We should have recognized that a vast universe of new communities was springing up in the far outskirts of suburbia and that people were coming together in those communities in new ways. We concentrated on the traditional sources of strength for the Democratic Party and missed the opportunity to engage some of these transplanted voters in their new homes. In that sense, we are not unlike the old mainline denominations that have failed to see and understand the emerging megachurches in these very same communities.
Those fast-growing "exurb" areas now tend to be heavily Republican. As a political strategist, how do you think they can be reached?
They are Republican because the Democrats did not show up and suit up. I think many of these areas were off our radar because we did not send organizers out there to talk to community leaders and invite them in. Many of these “exurb” voters went Republican only because they didn’t know that Democrats cared about them, too.
Is there a "values gap" between the two parties?
The two parties apply their values to critical issues in different ways. I certainly would not cede “values” to the Republicans, although I would have to say that they have found a better vocabulary to express their values. We Democrats have a rich moral vocabulary of our own, and we are rediscovering it.
On what issues should Christians be taking a public stand?
What are we doing to take care of the sick, the poor, the lonely, the imprisoned? What are we doing to make peace, not war? What are we doing to help ensure that the last shall be first? I don’t remember Jesus teaching much of anything about homosexuals, but I do remember him calling us always to think about those with the least. Maybe one thing we should do is to remind one another that “Christian teaching” is much broader than the way it is being defined in some of our debates.
Given the prominence of attack ads, the erosion of privacy, the reduction of issues to sound bites, what would you say to a young person considering a career in politics?
Right now I would steer young people away from elective politics and campaigns, and toward other forms of public service. I would also work harder to develop programs that help our young people learn about politics the way it could be and should be. (I chair the board of a great nonprofit organization, the Junior Statesmen, that actually helps high school kids learn how to conduct themselves with integrity in politics.)
We can’t go on being as divided and as bitter as we are today. Things will change for the better, and I predict that will happen sooner rather than later. Then it will be safe to encourage kids to enter politics again.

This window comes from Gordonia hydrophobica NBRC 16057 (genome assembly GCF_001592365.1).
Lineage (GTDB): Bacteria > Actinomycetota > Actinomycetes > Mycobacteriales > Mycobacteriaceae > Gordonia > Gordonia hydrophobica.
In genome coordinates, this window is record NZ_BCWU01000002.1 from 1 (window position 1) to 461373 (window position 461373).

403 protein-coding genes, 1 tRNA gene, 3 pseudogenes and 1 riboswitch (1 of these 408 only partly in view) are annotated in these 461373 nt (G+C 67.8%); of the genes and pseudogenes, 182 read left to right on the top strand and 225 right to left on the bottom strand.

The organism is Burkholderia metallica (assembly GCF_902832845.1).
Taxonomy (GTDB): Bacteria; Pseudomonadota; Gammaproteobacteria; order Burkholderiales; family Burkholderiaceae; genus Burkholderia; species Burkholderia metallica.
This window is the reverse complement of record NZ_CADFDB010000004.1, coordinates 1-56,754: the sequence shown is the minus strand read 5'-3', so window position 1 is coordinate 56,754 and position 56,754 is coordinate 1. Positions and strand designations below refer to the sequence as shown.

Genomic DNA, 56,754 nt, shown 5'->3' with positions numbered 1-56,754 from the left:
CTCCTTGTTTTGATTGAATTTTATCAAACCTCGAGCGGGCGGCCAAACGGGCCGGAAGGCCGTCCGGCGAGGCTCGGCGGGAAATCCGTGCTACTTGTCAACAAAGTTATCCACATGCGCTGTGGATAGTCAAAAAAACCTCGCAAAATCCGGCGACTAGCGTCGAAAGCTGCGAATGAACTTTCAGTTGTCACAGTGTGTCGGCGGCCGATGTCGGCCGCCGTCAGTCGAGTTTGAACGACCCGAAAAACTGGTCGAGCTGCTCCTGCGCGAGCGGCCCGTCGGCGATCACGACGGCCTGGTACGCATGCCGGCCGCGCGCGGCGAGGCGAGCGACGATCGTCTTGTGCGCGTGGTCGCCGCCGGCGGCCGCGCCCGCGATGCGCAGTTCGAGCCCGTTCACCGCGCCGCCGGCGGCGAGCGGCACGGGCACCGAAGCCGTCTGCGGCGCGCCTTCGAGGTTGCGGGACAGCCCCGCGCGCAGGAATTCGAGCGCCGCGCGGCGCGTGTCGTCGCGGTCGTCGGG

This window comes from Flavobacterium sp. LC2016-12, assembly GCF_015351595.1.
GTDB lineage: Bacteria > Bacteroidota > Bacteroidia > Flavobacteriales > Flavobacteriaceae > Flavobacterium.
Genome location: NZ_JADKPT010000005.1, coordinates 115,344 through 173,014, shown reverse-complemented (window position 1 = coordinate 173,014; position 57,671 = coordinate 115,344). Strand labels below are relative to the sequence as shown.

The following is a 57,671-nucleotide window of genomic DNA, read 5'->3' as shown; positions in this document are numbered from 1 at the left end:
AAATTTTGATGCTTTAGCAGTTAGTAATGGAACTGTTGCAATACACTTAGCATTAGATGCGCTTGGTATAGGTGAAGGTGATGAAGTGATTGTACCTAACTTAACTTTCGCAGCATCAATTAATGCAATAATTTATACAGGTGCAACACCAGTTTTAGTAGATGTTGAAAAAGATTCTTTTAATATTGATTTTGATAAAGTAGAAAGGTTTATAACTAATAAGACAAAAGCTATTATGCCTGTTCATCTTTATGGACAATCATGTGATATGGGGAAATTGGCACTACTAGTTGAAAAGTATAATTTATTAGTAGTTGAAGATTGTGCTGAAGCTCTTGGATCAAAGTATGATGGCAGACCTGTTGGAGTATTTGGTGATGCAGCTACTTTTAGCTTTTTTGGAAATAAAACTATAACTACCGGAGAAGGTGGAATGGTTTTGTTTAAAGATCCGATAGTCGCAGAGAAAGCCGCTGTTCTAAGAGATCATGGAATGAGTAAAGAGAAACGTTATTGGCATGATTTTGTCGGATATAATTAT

Is it possible to build a religious left with anything like the muscle of the religious right?
I think it is vital that we do so. Not so that we can stare each other down from across the sanctuary, but so that we can have a good, honest debate about what faith calls us to do in the public realm. It’s been a one-sided debate in recent years, with groups like the Christian Coalition claiming to have a franchise on faith-based political truth. I think an empowered religious left can help people think harder about what God calls us to do as members of a civil community. If we have that dialogue in a genuine and gentle way, I think we will all be better off for it.
Should a religious left or even an evangelical liberal movement conduct itself differently than the religious right?
We should be more inclusive and tolerant, and we should have a better sense of humor. Our strength will be a diversity that the religious right can only dream about. But we can’t be as ponderous, and we have to have some fun along the way. I hope the religious left will never lose mischief as a tool. I think it is God’s secret weapon.
Could you comment on the "culture of life" conversation that has been much in the news of late?
Because of the late Pope John Paul II’s use of the term, the “culture of life” has a distinctively Catholic and theologically conservative flavor. There are many things necessary to sustain life. In the recent case of Terri Schiavo, a compassionate government that funded her care through government programs was indispensable in keeping her alive for many years. Yet many of those proclaiming a desire to fight for her life failed to fight for the programs that kept her alive, in fact were and are in favor of cutting those programs to the bone. What kind of culture is that? There are lots of things to argue about, but there are definitely two sides to the debate—and that is what we are going to establish.